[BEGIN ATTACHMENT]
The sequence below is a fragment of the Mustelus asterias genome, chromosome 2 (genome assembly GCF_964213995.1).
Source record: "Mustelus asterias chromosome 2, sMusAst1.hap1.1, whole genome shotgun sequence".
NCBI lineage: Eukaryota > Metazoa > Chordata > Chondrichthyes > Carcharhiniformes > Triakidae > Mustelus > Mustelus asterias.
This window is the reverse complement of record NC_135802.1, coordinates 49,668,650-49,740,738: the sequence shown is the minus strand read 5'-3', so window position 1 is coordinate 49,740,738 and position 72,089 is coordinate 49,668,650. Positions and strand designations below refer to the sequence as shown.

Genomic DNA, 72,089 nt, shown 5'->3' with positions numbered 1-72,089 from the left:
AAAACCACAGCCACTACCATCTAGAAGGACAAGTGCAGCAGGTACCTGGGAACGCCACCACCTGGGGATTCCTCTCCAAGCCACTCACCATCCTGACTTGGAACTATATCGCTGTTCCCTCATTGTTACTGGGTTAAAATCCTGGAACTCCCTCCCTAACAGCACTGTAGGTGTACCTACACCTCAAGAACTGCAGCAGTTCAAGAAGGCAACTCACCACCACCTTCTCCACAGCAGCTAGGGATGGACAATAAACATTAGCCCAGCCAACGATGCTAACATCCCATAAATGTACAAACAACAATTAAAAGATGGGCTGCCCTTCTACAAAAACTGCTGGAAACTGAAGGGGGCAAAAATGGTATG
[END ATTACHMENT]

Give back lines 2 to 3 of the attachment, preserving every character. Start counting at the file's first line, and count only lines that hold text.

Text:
Source record: "Mustelus asterias chromosome 2, sMusAst1.hap1.1, whole genome shotgun sequence".
NCBI lineage: Eukaryota > Metazoa > Chordata > Chondrichthyes > Carcharhiniformes > Triakidae > Mustelus > Mustelus asterias.